What are you having for Easter this year? Today is Palm Sunday, so you only have a week to prepare! Mama Ozzy is making tried and true Easter favorites and I thought I would share a couple of them with you, perhaps as inspiration.
And as quid pro quo, please let me know if you make any of these recipes. Did you like them? Did you alter them? What cool things did you do in your kitchen? I love to hear from you!
Happy St. Patrick's Day. This morning I decided to throw together this quick soda bread for breakfast. A soda bread doesn't use yeast for leavening, so it is one of those things you can decide to make at the last minute. This savory bread is excellent slathered with butter and a good jam. It is also a great accompaniment for Colcannon or any hearty Irish fare.
Black Pepper,Rosemary and Walnut Soda Bread makes two small loaves
3 1/2 cups flour
1/2 cup rolled oats
2 tsp baking powder
1 tsp baking soda
1 tsp salt
2 Tbsp sugar
1 Tbsp chopped fresh rosemary
1 cup walnuts, coarsely chopped
1 tsp cracked black pepper
1/4 cup melted butter
1 3/4 cup milk
1 Tbsp vinegar
1 egg white beaten (for glaze)
Pre heat oven to 375 F.
In a large bowl combine all dry ingredients and mix well. In a small bowl combine melted butter, milk and vinegar. Add wet ingredients to dry ingredients and mix until just moistened. DO NOT OVER MIX.
Turn sticky dough out onto lightly floured work surface, sprinkle with flour and knead 7 times.
Divide dough into two round loaves, and place on a parchment lined baking sheet. Brush with beaten egg white. Slash top of loaves to make an "X".
When I was a little kid, my mother would always make these little cake/cookies for St. Patrick's day. I highly doubt that there is anything Irish about them, but for me they became forever associated with the holiday.
These are not quite a cookie and not quite a cake. I think they are closest to a petit four. They are cubes of spongecake frosted with butter cream, then rolled in chopped salted peanuts. They are salty and sweet and crunchy and tender and unbelievably delicious and incredibly addictive. I don't care if they are Irish or not, they are one of my all time favorite childhood memories.
The technique of making them is a bit unusual, but trust me, it results in a really delicious end result. Frosting the frozen cake cubes is a bit tedious, but if you can find a helper or two who is detail-oriented (like my partner Doug) then frosting them is a snap! While one person is frosting the squares, the other rolls them in chopped peanuts.
I have no earthly idea how long these beauties keep before spoiling because they never last more than a few hours before they are completely devoured! I have heard they can be kept in an airtight container in the freezer for several weeks. Sounds true enough to me, I have no intention of finding out.
Blarney Stones makes 2 dozen
2 cups granulated sugar
1 cup boiling water
2 cups flour
1 tsp baking powder
1/2 tsp cream of tartar
1 tsp vanilla
Pre heat oven to 350F.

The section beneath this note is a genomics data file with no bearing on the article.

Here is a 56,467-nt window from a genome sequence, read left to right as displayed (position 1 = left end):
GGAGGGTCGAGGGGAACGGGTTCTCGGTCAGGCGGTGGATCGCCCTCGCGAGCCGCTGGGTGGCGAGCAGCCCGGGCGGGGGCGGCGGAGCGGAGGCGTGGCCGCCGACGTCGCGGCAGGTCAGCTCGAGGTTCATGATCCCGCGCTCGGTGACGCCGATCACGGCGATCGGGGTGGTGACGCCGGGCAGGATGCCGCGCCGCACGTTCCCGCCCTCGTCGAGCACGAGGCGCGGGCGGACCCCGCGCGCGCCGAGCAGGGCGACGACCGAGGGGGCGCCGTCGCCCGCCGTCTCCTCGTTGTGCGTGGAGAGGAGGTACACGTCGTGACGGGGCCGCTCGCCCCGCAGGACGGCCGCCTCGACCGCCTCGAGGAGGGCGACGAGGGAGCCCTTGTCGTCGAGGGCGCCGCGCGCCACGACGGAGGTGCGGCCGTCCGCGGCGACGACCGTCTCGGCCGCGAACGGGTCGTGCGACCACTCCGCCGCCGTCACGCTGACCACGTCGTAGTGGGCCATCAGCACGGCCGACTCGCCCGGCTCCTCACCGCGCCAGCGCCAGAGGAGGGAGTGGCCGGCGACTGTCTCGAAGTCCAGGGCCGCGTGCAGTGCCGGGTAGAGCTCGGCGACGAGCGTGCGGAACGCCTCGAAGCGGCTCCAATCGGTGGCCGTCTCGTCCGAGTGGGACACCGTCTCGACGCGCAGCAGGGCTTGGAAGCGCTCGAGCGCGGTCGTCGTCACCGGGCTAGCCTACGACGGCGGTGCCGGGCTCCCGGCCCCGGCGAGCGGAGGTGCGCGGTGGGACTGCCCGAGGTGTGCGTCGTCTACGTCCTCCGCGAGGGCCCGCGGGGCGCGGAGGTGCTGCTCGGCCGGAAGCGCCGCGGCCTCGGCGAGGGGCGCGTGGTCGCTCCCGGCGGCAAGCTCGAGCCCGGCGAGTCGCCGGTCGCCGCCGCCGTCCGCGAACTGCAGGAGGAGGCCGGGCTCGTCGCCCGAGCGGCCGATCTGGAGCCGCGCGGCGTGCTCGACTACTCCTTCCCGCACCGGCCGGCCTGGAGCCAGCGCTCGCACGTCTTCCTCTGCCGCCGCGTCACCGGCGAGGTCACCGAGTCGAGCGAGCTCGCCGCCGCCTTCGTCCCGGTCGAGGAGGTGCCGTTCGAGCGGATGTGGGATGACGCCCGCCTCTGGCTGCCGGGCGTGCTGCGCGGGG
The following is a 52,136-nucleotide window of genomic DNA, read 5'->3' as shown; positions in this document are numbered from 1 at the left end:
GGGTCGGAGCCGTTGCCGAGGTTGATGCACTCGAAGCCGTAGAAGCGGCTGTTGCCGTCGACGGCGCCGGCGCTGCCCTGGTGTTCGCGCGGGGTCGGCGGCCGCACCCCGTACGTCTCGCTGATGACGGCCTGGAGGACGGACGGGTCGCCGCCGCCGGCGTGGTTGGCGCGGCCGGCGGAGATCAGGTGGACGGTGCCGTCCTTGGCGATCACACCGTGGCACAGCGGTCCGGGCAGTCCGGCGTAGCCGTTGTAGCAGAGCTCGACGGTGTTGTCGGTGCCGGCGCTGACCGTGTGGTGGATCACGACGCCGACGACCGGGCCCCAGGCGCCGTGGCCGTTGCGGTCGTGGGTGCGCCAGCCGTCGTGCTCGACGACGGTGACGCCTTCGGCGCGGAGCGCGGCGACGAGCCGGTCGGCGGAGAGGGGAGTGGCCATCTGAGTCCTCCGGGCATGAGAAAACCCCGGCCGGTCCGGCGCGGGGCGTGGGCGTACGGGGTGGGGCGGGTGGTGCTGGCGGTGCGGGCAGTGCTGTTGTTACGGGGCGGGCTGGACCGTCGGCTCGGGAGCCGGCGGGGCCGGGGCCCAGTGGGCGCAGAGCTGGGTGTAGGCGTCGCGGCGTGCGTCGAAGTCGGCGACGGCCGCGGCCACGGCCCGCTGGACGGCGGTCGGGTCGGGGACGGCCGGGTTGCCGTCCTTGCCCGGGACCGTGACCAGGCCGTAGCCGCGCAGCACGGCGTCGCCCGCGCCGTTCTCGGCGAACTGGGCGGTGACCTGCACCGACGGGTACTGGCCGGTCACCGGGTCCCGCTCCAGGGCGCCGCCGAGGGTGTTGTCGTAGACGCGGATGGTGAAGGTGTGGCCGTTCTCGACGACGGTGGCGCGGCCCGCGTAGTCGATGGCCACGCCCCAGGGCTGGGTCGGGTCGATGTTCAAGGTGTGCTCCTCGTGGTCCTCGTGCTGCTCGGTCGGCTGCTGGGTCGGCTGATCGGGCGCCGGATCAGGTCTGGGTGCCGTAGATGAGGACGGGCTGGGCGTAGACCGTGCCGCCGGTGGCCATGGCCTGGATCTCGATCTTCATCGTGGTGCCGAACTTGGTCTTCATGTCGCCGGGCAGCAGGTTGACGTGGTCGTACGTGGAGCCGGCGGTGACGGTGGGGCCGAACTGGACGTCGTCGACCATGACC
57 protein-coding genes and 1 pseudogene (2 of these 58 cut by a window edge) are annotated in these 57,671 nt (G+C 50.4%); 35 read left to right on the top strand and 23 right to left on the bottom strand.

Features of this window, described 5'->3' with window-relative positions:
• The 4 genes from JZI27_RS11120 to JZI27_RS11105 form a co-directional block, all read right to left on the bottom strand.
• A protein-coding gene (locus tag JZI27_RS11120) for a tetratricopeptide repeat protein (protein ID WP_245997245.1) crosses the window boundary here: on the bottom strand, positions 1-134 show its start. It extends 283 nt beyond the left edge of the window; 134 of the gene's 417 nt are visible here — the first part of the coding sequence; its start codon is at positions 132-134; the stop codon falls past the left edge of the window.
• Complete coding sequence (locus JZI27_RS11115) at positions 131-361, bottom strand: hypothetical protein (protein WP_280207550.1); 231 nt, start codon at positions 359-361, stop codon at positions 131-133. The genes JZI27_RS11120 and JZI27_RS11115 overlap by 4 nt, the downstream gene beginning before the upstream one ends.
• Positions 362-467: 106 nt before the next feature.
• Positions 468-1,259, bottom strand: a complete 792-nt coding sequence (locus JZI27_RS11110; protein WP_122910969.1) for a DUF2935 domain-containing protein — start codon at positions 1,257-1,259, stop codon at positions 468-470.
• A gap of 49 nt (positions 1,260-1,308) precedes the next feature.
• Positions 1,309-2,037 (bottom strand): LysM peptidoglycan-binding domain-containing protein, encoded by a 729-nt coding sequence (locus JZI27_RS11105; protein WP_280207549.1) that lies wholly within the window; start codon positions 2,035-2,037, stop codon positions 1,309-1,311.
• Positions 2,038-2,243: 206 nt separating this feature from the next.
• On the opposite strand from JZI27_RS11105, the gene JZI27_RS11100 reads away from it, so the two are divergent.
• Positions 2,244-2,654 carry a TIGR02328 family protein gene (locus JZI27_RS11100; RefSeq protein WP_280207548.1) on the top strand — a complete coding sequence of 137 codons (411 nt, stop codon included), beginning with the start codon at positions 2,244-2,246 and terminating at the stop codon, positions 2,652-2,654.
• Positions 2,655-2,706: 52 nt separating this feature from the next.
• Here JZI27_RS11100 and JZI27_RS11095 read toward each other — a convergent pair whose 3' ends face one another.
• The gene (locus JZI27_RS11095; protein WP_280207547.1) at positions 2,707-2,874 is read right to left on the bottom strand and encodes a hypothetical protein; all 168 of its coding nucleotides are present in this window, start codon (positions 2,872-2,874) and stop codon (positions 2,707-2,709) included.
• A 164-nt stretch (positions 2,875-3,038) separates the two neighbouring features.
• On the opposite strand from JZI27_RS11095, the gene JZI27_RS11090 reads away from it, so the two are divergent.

Line the bottom of a jelly roll pan (10 x 15) with parchment paper.
Combine flour, baking powder and cream of tartar in a bowl and mix well.
In the work bowl of a standing mixer combine eggs and sugar and beat with the whisk attachment until very light and fluffy, about 7 minutes.
With mixer running, pour the boiling water into the eggs in a slow steady stream.
Add half of the dry ingredients and slowly mix in. Add remaining dry ingredients and mix until a batter forms. Stir in vanilla.
Pour batter into prepared jelly roll pan and bake for 20 minutes.
Let cake cool completely before cutting into 24 squares. Place cakes in an airtight container and freeze for at least one hour (this makes frosting much easier).
Let the sheet cake cool before cutting into squares and freezing
1 cup (2 sticks) unsalted butter room temperature
2 2/3 cup powdered sugar
6 tablespoons milk
1/2 tsp vinegar
1 tsp vanilla extract
24 oz salted peanuts, finely chopped
Combine butter and powdered sugar in the work bowl of a standing mixer and cream until well blended. Add milk, vinegar and vanilla and cream until a light and smooth icing is formed.
place chopped peanuts in a shallow plate or pie pan.
Frost all sides of each square (except the bottom) with a thin coat of icing. Gently roll frosted squares in peanuts and place on a rack to allow icing to set for 30 minutes.
It is St. Patricks day and I was looking to make something using Irish stout when I stumbled across a recipe from British food writer Diana Henry in one of my cookbooks for a beef stew with Guinness. Perfect! I made a few modifications to suit my personal taste and hurried into the kitchen.
The result is a rich, deep and chocolatey beef stew perfect for a cool spring evening. I particularly love the spicy horseradish dumplings which are the perfect replacement for potatoes in this dish.
I served this with buttered savoy cabbage for a wonderfully different Irish meal!
Beef, Carrots and Pearl Onions in Guinness Stout with Horseradish Dumplings
3 Tbsp vegetable oil
3lbs beef stew meat cut into 1-inch cubes
1 lb baby carrots
12 oz. frozen pearl onions
1/4 cup dried barley
2 cups Guinness stout
3 cups water
1 1/2 tsp salt
1/2 tsp black pepper
2 Tbsp sugar
Preheat oven to 325 F
In a large heavy oven-proof pan with a tight-fitting lid, heat the oil over high heat. Add the beef, 1 lb at a time and brown well. Remove beef to a bowl between batches.
Add carrots and onions to pan and cook until lightly charred, about 5 minutes. Add barley, stout, water, salt, pepper and sugar and stir until mixed. Return beef to pan and bring just to a boil.